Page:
What Does the Word Divested Mean in a Divorce Decree?

By Michael Butler

"Divested" is a legal term that means relinquished or dispossessed. The term usually refers to a surrender or forfeiture of property or authority. Divested might appear in a divorce decree in several areas. However, it normally appears only in reference to a court relinquishing jurisdiction or in reference to the property of the parties.

"Divested" is a legal term that means relinquished or dispossessed. The term usually refers to a surrender or forfeiture of property or authority. Divested might appear in a divorce decree in several areas. However, it normally appears only in reference to a court relinquishing jurisdiction or in reference to the property of the parties.

Jurisdiction

Legal orders often contain a brief section that outlines the procedural history of the case. If a previous court relinquished its jurisdiction in the divorce, the court that issued the divorce decree might mention that in the decree. For example, if both parties filed for divorce in different courts, the two judges will communicate to decide which court should hear the case. The court that subsequently heard the case might write that the other court "divested its jurisdiction" in the divorce decree.

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Property Decisions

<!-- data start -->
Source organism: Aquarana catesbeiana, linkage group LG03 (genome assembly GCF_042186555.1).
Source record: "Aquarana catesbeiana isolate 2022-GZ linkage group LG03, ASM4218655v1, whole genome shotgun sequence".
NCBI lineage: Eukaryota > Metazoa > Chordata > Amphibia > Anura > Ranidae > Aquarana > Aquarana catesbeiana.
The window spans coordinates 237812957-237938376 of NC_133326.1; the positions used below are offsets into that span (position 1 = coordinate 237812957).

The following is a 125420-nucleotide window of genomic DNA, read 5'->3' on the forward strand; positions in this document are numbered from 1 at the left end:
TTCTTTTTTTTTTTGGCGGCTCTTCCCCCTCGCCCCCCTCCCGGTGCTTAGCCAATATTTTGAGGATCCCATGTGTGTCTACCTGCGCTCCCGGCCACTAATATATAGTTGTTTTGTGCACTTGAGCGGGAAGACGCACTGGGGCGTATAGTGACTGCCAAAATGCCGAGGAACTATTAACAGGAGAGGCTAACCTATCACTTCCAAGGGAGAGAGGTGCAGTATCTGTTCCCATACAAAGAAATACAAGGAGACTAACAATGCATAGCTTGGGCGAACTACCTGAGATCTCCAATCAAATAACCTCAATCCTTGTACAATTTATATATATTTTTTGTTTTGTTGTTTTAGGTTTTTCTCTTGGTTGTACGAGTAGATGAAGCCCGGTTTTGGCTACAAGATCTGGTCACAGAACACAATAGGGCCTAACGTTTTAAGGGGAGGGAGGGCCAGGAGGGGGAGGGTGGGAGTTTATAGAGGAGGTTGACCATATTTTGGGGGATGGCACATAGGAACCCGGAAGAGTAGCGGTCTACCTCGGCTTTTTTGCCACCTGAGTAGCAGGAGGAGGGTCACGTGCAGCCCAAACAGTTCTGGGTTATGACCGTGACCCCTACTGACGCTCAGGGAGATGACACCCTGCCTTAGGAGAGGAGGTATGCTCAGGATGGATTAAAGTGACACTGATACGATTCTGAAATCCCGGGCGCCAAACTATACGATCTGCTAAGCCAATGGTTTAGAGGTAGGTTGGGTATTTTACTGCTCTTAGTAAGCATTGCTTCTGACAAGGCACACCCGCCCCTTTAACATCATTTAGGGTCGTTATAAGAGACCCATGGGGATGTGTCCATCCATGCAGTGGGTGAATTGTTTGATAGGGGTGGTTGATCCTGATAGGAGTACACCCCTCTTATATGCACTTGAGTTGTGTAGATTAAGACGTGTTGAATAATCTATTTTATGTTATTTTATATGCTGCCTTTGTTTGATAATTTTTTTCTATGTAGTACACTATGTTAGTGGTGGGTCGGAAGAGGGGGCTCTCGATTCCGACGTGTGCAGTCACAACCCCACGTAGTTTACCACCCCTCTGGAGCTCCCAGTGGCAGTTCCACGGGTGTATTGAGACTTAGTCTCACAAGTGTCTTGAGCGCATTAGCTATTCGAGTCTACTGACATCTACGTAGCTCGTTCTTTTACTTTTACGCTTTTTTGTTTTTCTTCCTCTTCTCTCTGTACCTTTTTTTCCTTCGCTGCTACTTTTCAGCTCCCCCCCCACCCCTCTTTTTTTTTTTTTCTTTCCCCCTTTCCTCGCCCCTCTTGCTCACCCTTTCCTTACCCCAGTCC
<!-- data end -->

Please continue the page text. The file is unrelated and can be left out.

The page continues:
Courts are required to divide the property of the parties in a divorce case. Even when the parties agree to a settlement, the property division becomes an order of the court. Courts either recite the property division in the divorce decree or explicitly incorporate another document that states the division of property in the decree. A court can use the term "divested" in making property orders. For example, if the court decides to grant the family home to the person who filed for divorce, the court might write "Respondent is hereby divested of any right, title, claim or interest in the property located at 12 Redwood Lane."

Previously Lost Property

In contentious divorces, parties sometimes argue about the property they used to have. For example, if a couple used to be wealthy and has recently lost that wealth, they might argue over which one of them is responsible for that loss. This is usually in an effort to have the court grant a blameless party more of the property that is left. If it is relevant to the decision in the case, the court might use "divested" in the order to find that one or both of the parties relinquished the property. For example, the court might write, "Petitioner divested the stocks in XYZ company."

Possible Divestments

The rights that people have in property can get complicated, especially if the right is a possible, future right. If one of the parties has an interest in property that can be lost, that right can be called "subject to divestiture." For example, if the wife will inherit a piece of property only if her sister does not have children, the wife's interest is subject to divestiture. If it is relevant to the property division in the divorce, the court may write that the wife has the interest "subject to be divested."

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Can You Get Divorced Before Separating Property?

References

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